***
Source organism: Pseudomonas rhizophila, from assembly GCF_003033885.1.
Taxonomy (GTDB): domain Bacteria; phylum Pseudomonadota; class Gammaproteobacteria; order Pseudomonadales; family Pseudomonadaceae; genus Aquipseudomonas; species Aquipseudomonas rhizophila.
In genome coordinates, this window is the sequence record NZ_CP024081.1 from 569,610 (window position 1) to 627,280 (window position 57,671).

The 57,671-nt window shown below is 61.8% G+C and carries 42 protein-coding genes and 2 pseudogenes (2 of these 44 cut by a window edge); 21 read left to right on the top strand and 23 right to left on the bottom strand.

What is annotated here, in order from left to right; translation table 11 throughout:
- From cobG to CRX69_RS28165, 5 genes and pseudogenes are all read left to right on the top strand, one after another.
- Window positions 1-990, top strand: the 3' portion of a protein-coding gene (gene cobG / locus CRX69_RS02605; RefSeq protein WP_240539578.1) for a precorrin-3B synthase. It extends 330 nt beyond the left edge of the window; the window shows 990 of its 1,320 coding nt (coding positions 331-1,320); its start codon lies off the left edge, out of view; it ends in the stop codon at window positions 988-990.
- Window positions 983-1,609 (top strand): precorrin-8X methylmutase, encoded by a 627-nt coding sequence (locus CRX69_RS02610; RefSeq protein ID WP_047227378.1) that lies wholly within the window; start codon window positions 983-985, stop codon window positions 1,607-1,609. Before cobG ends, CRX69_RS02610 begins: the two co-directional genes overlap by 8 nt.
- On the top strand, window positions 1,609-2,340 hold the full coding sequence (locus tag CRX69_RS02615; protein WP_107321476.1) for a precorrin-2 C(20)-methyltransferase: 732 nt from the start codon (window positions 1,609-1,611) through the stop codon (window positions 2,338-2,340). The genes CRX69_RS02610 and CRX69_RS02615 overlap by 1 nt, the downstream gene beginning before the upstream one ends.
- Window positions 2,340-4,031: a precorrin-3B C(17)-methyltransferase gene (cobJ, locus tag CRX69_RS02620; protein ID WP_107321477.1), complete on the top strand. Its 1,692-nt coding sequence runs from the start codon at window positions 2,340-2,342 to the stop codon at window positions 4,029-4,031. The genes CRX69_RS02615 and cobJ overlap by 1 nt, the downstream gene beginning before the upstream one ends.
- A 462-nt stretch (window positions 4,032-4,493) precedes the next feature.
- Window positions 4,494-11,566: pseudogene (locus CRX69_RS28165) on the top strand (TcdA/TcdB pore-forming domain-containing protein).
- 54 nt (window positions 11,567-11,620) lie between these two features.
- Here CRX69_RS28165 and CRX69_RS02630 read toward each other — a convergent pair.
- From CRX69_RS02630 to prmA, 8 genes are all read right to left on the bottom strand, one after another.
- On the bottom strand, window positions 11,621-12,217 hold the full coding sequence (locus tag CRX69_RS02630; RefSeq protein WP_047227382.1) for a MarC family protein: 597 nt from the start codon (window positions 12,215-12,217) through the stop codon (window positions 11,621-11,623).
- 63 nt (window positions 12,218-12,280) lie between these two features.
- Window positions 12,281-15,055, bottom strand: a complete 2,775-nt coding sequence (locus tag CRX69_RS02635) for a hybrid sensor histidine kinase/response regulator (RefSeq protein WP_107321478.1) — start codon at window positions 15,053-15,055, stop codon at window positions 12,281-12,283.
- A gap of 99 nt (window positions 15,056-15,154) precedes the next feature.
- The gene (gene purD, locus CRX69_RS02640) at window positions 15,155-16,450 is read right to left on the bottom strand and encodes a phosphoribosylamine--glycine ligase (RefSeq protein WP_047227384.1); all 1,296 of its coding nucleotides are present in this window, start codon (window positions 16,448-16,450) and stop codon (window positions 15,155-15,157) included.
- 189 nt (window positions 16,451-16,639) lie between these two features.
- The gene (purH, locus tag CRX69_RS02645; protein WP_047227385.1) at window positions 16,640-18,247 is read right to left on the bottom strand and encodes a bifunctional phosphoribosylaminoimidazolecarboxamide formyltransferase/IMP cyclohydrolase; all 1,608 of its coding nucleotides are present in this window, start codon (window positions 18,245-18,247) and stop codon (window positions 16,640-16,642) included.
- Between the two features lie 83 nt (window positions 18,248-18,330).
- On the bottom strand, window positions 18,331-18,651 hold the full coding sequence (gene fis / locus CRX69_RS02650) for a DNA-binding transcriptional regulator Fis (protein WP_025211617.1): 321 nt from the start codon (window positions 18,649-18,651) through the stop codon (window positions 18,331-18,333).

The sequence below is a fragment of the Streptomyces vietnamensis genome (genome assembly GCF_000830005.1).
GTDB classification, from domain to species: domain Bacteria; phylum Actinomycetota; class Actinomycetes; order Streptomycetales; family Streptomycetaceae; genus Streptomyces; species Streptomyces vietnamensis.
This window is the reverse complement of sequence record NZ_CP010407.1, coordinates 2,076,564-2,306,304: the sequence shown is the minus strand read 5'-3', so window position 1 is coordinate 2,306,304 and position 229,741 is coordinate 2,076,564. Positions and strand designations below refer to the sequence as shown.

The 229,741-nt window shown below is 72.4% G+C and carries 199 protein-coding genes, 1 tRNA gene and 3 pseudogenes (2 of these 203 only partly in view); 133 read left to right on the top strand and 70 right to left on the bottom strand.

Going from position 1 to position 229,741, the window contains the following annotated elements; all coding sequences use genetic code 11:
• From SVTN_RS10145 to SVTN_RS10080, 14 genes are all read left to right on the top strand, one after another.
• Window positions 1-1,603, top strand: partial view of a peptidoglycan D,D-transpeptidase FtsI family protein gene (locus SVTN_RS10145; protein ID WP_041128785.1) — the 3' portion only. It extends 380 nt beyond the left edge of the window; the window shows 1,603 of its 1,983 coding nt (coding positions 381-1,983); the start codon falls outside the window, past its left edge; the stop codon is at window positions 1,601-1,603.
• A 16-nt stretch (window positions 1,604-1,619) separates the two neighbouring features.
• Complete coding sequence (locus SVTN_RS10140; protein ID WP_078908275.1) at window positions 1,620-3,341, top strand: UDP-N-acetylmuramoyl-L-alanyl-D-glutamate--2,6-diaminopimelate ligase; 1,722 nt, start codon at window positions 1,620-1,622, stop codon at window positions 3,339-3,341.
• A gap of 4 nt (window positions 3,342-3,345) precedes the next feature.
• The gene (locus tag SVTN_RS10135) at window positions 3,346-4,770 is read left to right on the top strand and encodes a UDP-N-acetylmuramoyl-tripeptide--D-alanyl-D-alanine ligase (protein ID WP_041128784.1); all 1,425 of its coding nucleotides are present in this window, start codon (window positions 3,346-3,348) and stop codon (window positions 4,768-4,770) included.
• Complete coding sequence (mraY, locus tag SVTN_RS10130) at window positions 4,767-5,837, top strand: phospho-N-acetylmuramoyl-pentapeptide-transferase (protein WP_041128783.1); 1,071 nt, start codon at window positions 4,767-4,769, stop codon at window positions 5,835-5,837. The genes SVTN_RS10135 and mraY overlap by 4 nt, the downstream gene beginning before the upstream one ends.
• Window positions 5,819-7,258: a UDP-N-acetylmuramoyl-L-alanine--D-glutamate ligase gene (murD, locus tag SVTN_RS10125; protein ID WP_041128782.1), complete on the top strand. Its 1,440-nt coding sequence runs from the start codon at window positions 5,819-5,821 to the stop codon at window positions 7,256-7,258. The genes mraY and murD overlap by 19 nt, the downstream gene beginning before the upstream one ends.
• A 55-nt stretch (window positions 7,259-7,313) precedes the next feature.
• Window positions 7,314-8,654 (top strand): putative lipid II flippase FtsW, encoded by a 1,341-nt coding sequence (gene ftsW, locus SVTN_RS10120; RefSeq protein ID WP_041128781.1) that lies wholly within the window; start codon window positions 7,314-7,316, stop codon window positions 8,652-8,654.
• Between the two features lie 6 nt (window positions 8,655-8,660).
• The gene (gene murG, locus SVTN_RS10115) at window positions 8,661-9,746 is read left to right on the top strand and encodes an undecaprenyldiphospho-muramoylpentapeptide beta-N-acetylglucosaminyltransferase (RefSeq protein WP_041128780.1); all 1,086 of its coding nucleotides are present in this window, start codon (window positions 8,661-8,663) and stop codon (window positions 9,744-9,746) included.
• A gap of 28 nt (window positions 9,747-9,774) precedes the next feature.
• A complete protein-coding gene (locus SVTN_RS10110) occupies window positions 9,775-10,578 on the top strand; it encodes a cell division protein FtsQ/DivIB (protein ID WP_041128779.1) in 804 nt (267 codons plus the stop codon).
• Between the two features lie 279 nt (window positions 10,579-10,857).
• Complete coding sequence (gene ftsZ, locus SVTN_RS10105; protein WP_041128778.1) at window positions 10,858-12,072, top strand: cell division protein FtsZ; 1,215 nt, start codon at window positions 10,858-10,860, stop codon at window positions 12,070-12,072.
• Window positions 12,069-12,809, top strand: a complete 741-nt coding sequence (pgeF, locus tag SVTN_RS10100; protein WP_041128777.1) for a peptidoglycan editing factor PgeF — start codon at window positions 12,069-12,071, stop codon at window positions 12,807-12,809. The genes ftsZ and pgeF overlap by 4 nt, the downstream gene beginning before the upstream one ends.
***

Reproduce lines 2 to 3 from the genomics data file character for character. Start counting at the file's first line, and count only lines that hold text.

Taxonomy (GTDB): domain Bacteria; phylum Pseudomonadota; class Gammaproteobacteria; order Pseudomonadales; family Pseudomonadaceae; genus Aquipseudomonas; species Aquipseudomonas rhizophila.
In genome coordinates, this window is the sequence record NZ_CP024081.1 from 569,610 (window position 1) to 627,280 (window position 57,671).